Poland and Bulgaria completely rid themselves of all of their 5.45x39 as they are transitioning to 5.56x45 in preparation of joining NATO.
Russia recently surplussed some older 5.45x39, as well.

We will not be running out of military 5.45x39 soon...

Onmilo
March 23, 2008, 02:25 PM
What is wrong with the 5.56 NATO for short range self defense?
With abundent .223 50 grain hollowpoint, 55 and 64 grain softpoint ammunition and all of it is less expensive than 6.8 and far easier to find than 5.45X39,,,,,

Piston action uppers are available from all the major players too.
Oh,,, welcome to the High Road.

Of the two calibers you mention, the 6.8 is more accurate and a better long range cartridge.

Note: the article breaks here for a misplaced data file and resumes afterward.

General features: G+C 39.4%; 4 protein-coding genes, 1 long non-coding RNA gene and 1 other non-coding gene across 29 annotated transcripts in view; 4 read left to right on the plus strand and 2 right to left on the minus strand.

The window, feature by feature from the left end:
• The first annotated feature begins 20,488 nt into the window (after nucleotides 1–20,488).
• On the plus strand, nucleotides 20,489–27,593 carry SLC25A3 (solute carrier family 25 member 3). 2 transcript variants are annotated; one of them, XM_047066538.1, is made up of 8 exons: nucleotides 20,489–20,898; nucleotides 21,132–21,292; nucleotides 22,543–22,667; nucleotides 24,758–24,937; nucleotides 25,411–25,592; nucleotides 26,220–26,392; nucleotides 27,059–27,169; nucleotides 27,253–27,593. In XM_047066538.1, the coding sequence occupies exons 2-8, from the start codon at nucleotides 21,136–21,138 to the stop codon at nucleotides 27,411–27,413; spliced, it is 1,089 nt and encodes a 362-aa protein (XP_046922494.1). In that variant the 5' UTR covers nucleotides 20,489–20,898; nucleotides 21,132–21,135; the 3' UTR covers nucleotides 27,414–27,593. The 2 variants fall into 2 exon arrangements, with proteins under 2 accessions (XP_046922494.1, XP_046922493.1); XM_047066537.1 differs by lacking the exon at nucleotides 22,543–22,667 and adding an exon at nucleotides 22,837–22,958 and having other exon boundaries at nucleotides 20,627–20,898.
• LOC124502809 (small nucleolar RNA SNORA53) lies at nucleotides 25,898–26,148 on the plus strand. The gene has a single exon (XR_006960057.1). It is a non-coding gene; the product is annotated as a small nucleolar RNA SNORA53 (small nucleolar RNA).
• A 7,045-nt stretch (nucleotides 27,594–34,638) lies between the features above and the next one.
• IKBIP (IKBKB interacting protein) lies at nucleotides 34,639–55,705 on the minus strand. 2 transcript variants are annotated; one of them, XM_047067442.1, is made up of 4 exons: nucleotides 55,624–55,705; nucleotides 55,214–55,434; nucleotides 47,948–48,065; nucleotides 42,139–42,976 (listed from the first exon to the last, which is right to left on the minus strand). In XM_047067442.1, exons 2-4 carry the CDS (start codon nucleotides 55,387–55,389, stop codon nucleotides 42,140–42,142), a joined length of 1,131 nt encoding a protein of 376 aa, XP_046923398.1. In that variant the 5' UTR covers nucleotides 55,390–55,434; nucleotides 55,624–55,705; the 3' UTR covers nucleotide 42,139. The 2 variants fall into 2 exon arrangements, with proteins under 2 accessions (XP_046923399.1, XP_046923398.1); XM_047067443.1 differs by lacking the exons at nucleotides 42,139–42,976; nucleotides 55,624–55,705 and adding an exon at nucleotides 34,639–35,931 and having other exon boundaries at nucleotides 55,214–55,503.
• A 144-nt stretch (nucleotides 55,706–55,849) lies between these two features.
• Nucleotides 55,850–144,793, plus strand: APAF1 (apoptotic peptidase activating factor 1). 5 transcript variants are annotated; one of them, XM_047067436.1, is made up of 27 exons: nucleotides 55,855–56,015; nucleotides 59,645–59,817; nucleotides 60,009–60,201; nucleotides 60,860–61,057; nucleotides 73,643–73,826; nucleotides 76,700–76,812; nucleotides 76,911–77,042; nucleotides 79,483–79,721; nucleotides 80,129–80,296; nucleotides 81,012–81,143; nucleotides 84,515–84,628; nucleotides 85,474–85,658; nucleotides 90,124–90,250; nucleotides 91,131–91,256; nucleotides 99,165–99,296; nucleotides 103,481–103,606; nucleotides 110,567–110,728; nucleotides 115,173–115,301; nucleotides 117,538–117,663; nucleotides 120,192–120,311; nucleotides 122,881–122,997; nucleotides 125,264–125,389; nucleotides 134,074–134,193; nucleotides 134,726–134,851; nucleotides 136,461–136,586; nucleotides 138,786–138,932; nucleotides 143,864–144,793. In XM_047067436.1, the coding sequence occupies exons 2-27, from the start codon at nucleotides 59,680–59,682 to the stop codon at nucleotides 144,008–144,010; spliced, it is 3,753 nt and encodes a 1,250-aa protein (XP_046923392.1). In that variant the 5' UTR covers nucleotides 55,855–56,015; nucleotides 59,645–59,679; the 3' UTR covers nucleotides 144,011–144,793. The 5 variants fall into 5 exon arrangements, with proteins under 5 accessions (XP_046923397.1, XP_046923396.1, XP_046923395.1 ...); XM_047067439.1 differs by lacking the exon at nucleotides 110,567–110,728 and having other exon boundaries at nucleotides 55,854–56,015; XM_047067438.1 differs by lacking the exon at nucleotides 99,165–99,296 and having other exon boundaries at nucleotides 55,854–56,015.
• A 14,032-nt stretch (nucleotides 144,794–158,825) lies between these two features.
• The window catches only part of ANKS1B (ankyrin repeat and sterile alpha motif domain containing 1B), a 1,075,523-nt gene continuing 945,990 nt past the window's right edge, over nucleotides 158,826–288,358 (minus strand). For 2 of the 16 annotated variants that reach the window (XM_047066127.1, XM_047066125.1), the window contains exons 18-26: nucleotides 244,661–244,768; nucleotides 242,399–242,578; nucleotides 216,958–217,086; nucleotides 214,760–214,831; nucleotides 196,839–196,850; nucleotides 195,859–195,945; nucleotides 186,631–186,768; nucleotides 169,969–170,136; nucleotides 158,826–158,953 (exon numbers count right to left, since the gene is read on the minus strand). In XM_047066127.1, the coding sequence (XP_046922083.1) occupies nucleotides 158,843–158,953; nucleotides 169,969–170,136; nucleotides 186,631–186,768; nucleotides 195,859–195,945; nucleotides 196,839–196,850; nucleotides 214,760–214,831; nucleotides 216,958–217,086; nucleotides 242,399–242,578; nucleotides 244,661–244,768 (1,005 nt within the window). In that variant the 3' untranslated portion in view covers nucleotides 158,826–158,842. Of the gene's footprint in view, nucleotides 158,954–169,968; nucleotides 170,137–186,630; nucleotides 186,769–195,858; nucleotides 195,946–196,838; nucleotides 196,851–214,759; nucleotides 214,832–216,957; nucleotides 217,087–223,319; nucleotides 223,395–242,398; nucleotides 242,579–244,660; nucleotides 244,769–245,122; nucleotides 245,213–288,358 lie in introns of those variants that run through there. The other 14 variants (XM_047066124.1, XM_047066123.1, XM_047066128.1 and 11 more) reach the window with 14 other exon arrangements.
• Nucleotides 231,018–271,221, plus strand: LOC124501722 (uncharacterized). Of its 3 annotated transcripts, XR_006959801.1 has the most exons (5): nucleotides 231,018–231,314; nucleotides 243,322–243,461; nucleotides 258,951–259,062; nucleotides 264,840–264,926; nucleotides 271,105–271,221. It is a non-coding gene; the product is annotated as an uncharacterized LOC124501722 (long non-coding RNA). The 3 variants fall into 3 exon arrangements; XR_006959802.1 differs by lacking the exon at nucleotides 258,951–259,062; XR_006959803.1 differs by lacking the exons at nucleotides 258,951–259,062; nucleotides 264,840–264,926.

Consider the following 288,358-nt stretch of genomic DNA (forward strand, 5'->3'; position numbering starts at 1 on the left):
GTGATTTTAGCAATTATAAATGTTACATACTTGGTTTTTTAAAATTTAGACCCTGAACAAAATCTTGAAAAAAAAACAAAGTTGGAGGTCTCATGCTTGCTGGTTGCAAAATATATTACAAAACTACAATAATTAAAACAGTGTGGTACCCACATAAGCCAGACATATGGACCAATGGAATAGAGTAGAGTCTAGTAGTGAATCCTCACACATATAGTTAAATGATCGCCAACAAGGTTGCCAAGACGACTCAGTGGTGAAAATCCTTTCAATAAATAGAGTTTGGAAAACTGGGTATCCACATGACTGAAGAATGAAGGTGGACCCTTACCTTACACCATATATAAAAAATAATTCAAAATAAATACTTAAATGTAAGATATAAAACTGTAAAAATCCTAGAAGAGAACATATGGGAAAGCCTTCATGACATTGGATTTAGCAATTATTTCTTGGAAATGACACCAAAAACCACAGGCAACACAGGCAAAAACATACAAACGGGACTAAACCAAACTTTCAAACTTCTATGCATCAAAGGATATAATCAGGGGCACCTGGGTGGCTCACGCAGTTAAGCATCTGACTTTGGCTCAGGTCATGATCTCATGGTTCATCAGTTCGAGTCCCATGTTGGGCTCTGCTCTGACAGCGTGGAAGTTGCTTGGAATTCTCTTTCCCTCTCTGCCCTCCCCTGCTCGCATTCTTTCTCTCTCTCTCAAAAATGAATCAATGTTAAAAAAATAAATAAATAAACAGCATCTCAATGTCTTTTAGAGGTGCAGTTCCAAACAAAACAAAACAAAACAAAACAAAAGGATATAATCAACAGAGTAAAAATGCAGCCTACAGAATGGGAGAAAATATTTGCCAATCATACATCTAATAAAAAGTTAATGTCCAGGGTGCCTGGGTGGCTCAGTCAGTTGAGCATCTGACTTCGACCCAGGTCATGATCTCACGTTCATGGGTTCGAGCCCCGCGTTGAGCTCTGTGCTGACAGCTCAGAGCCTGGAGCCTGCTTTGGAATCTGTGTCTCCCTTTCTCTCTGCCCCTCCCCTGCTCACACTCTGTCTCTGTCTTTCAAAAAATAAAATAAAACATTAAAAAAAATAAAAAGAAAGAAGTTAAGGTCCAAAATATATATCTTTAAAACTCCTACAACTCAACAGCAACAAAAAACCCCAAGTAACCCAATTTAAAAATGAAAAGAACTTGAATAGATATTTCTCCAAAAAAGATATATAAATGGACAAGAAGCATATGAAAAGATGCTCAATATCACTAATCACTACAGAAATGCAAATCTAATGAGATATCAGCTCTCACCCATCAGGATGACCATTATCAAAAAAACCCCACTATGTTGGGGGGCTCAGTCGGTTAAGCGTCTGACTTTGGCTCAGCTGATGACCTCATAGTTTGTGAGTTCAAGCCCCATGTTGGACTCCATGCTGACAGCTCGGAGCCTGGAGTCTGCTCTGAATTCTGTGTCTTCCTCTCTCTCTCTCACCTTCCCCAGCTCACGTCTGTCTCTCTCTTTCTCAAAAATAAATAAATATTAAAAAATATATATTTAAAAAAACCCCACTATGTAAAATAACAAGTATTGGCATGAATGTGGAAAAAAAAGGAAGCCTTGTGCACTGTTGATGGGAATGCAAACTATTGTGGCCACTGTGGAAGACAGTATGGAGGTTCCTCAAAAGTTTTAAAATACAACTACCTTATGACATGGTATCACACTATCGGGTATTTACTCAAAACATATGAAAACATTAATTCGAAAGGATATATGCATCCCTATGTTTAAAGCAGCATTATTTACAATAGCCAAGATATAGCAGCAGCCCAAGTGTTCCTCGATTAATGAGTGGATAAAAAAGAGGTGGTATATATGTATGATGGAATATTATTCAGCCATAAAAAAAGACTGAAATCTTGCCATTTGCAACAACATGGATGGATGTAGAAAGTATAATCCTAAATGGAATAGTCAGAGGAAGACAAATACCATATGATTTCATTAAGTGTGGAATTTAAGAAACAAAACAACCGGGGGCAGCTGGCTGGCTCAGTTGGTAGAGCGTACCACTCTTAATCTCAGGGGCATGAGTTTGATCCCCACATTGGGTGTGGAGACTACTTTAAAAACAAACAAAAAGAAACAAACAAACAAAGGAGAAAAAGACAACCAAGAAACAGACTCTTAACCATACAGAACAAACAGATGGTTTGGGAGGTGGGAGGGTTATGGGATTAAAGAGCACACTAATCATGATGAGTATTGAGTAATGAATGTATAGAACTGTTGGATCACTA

000Buck
March 23, 2008, 02:55 PM
5.45 is $100/1000 vs about $600/1000 for the 6.8. One idea is to stock up on a lifetime supply of the cheap 5.45 if you can afford it and not worry about when is the milsurp going to run out.

takhtakaal
March 23, 2008, 03:04 PM
Actually, 5.45 is around $120 per 1,000, but the idea holds true. I'll be forever and a day going through the 5.45 that I already have, which I'm undoubtedly going to get more of before the supply runs out.

Frankly, with as many AK74s, whole and as kits, as have been sold, it won't be surprising when someone eventually tools up to make range fodder out of brass and boxer primers. That is, of course, when we've gotten close to using up all this lovely surplus ammo.

:D

mio
March 23, 2008, 03:15 PM
ive read a lot of good things about the 6.8 but ive never fired either round. i could buy the ak74 at dunhams but they dont carry ammo for it. in fact nowhere that ive been in a one hour radius of my house carries it. havent looked for 6.8 ammo.